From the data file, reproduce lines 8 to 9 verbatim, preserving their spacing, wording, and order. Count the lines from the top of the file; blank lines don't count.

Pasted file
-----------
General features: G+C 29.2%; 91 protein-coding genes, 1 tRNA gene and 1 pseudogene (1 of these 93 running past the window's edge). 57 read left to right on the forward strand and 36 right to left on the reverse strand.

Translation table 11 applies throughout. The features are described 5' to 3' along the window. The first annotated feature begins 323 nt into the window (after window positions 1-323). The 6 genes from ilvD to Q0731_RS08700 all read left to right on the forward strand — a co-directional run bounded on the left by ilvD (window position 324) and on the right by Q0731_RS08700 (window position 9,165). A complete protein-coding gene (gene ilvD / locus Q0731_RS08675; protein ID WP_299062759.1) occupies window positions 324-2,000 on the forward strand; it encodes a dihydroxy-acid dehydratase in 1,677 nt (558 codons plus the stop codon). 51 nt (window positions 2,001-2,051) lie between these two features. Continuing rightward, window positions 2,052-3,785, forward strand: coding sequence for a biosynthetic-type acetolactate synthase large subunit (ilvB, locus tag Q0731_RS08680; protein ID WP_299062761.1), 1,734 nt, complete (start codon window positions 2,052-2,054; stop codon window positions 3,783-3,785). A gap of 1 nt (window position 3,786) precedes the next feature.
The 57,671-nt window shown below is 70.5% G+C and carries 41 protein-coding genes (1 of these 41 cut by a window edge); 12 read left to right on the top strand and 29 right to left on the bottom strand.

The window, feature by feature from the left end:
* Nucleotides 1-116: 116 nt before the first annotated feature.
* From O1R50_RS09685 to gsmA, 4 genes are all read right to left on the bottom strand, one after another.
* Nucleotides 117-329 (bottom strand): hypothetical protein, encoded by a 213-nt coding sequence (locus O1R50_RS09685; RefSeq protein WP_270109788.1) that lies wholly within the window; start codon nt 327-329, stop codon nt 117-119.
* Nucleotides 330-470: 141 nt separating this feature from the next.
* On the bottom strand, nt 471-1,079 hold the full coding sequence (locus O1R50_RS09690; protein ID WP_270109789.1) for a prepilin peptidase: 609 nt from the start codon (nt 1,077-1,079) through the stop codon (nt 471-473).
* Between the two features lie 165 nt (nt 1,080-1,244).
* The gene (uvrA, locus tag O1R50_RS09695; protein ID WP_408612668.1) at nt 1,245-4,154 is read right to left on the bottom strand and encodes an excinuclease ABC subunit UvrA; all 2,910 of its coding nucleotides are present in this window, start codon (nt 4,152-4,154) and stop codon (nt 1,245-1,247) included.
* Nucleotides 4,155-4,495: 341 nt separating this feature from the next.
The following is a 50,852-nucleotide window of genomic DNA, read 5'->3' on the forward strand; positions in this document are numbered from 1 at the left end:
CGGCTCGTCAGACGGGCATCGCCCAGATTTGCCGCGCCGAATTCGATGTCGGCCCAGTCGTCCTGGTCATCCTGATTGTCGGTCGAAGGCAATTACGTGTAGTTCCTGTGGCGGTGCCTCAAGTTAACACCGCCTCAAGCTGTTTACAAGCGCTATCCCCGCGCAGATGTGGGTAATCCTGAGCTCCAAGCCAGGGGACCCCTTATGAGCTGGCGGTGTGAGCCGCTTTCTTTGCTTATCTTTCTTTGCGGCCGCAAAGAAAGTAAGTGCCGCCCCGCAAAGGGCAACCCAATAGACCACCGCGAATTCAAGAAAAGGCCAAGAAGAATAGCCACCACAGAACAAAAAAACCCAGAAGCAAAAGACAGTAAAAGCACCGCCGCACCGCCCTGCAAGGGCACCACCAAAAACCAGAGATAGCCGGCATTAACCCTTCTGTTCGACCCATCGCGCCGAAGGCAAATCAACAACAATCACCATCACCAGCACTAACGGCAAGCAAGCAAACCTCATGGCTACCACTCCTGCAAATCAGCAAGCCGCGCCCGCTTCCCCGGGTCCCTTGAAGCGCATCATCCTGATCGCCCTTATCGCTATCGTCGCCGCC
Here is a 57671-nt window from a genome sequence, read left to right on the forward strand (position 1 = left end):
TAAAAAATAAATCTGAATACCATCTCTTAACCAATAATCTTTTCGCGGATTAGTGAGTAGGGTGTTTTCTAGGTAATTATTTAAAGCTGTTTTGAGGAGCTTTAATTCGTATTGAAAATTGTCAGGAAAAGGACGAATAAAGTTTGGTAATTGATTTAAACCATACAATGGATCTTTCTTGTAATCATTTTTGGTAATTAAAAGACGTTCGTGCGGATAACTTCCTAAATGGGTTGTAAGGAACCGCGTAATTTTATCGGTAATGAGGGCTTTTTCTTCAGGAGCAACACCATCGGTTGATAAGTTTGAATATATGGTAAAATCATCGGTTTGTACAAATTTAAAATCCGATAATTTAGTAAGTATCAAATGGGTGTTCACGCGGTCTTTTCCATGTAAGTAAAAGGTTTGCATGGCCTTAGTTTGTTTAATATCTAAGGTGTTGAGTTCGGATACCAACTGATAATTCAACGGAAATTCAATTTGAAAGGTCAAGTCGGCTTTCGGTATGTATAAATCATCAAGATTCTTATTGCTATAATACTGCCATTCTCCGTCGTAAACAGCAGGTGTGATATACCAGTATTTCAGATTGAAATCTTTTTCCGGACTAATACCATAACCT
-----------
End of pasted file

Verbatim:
* Nucleotides 330-470: 141 nt separating this feature from the next.
* On the bottom strand, nt 471-1,079 hold the full coding sequence (locus O1R50_RS09690; protein ID WP_270109789.1) for a prepilin peptidase: 609 nt from the start codon (nt 1,077-1,079) through the stop codon (nt 471-473).